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|Official name||Waters between Lolland and Falster including Rødsand, Guldborg sound, and Bøtø Nor|
|Designated||9 February 1977|
Guldborgsund is the strait between the Danish islands of Lolland and Falster. It connects Smålandsfarvandet in the north with the Bay of Mecklenburg in the south. It is navigable for craft of up to 6 metres draught in its northern part and is used for commercial traffic to Nykøbing Falster. The southern part is much shallower with a minimum depth of approximately 2 metres, and can only be used by yachts and other small craft.
Guldborgsund is crossed by two bascule bridges, Frederick IX Bridge at Nykøbing and Guldborgsund Bridge at Guldborg, at the northern end of the strait. There is also a modern tunnel carrying euro route E47 from Copenhagen.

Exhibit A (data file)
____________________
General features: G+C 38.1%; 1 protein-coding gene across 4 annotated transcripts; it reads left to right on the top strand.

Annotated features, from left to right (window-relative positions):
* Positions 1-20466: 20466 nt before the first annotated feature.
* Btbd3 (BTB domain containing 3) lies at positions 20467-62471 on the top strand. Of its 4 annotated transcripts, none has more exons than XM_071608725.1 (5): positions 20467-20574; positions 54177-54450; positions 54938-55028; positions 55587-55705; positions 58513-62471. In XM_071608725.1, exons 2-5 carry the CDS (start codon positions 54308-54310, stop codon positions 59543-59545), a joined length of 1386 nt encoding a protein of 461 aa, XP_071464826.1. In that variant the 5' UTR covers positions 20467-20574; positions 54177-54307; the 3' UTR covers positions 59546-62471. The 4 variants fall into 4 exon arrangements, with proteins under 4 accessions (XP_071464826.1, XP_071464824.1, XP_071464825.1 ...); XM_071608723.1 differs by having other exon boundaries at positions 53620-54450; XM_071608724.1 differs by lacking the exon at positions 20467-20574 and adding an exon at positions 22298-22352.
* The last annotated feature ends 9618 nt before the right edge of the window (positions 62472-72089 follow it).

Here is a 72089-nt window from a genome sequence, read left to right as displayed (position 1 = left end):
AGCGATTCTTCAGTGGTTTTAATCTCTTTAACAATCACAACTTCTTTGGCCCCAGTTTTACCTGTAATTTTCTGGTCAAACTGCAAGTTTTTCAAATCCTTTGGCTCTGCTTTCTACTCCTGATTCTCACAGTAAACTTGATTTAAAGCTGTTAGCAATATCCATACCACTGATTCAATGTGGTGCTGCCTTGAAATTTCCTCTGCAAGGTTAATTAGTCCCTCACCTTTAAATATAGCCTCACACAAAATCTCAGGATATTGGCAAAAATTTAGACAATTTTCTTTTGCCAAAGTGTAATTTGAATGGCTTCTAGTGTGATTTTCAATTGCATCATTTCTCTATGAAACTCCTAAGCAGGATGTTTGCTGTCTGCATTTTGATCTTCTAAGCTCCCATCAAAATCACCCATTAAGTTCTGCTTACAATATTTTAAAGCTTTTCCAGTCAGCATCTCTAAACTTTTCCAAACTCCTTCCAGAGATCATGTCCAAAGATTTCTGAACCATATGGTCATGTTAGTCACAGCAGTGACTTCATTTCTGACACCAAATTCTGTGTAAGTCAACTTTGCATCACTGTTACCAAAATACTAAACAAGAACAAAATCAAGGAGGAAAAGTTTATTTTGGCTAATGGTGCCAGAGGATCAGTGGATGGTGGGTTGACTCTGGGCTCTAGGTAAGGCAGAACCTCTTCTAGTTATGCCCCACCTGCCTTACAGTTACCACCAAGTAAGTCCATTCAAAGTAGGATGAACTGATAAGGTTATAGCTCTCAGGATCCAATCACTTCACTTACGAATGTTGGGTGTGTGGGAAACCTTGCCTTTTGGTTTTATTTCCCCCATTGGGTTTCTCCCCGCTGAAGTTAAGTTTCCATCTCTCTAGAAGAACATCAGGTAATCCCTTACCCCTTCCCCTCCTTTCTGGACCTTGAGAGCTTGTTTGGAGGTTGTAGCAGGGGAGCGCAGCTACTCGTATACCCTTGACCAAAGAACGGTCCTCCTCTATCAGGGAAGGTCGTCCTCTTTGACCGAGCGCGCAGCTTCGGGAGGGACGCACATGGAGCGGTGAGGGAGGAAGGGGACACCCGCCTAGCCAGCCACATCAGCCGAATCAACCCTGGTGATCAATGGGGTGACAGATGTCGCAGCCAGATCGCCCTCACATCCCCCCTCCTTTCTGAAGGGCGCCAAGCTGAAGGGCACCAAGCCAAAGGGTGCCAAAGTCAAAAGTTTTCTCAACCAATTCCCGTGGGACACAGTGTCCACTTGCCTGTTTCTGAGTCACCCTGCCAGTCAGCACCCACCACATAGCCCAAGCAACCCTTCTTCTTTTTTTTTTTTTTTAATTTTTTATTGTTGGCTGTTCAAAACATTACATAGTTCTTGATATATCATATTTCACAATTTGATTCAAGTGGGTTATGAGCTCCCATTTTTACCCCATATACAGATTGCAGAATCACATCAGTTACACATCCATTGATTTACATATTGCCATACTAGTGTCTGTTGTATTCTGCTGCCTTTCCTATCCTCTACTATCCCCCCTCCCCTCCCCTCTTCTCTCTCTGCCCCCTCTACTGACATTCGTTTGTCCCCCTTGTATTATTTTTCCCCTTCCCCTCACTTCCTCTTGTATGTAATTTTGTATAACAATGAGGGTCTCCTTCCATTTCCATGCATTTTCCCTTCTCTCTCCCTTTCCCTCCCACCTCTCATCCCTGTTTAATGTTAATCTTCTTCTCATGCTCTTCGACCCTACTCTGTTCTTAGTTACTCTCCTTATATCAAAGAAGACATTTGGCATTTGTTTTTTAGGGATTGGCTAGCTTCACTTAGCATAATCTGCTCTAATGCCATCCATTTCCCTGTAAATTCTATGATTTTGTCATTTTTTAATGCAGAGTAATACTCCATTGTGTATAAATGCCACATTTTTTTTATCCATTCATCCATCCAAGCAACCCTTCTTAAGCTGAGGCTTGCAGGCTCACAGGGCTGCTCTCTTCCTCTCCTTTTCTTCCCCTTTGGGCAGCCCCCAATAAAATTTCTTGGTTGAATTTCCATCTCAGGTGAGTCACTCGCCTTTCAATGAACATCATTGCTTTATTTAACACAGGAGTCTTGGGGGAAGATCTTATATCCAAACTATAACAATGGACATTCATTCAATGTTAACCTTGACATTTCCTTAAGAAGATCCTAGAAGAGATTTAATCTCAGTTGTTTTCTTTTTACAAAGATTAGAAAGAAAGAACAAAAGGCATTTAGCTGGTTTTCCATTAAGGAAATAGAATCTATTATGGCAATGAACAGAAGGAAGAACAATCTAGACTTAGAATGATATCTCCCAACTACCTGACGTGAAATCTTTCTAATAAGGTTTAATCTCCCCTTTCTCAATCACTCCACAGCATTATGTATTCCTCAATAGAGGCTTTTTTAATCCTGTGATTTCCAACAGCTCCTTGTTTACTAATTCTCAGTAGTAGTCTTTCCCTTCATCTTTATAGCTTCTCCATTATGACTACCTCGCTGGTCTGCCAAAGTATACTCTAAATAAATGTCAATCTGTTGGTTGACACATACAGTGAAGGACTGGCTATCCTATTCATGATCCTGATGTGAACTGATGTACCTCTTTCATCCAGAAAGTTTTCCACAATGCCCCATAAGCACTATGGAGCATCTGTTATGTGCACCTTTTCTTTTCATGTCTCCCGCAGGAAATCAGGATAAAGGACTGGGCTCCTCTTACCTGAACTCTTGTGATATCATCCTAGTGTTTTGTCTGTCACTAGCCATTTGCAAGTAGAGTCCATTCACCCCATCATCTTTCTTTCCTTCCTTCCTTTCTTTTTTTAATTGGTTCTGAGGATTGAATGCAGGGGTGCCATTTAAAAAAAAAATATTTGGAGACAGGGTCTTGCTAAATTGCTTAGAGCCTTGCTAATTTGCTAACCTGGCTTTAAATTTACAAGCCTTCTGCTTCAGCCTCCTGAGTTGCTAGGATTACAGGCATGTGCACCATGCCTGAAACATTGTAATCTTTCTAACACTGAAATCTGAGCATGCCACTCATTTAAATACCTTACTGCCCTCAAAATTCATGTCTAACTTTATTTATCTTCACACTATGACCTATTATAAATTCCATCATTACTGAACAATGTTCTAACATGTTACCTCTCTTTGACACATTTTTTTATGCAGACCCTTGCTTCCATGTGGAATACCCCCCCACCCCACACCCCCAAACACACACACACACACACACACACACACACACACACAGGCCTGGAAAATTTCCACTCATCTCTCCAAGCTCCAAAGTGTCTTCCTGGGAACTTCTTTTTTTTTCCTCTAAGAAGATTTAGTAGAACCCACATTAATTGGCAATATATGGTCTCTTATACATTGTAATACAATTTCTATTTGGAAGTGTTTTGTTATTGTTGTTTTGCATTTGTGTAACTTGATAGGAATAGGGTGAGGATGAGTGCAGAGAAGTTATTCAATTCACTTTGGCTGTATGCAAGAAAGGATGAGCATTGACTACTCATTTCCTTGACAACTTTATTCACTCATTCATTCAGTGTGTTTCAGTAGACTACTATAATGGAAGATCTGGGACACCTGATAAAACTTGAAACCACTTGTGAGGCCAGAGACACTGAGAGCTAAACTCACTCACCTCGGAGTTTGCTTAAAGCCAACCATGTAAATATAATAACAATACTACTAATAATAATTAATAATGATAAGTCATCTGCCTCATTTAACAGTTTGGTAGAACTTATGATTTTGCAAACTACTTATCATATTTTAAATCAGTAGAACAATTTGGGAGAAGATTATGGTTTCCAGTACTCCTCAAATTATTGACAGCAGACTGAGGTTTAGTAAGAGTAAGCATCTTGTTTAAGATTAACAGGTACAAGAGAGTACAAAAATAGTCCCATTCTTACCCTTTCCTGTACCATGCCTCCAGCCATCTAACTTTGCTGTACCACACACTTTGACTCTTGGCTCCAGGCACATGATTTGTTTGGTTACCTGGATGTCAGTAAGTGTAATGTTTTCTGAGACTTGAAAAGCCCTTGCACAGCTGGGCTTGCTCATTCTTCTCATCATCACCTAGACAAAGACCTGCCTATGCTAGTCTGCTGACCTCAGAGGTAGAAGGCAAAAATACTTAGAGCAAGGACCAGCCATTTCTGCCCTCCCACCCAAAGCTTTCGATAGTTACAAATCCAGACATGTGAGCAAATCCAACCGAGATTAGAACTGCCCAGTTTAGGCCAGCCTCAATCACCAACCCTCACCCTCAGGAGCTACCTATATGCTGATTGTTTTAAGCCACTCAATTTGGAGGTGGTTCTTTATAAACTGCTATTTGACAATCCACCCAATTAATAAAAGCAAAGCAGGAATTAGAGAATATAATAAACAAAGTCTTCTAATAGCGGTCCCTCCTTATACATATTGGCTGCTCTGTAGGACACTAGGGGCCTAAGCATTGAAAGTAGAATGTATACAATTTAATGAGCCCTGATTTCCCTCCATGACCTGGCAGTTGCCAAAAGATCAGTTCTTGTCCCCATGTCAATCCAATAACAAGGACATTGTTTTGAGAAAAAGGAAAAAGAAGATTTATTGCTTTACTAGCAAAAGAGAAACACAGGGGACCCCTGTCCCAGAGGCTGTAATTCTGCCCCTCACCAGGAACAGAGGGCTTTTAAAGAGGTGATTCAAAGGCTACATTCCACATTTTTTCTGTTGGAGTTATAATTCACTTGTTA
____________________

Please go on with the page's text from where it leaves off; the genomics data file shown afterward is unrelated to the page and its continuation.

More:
Nykøbing Falster, Guldborg and Sundby have all have marinas in Guldborgsund. Furthermore, the open-air museum Middle Ages Centre has got a museum harbour which was dug out in the mid 1990s. This is the starting point for sailing with reconstructed medieval ships such as Gedesbyskibet.
Guldborgsund is also the name of a minesweeper that served in the Royal Danish Navy from 1956-1993. It was built by Stephens Brothers Inc. in Stockton, United States, and launched March 14, 1956. Two 900 hp (670 kW) General Motors diesel engines powered it to a max speed of 13.5 knots (25 km/h). With 375 tons of displacement, it had a range of 3,600 nautical miles (6,670 km) at 7 knots (13 km/h). It was crewed by 33-37 men, including four officers, during its service. It was decommissioned on May 4, 1993.
Guldborgsund view from south to Guldborg.
The industrial harbour in Nykøbing Falster.
Frederick IX Bridge which crosses Guldborgsund at Nykøbing Falster.
The harbour at the Middle Ages Centre.
The marina in Guldborg.
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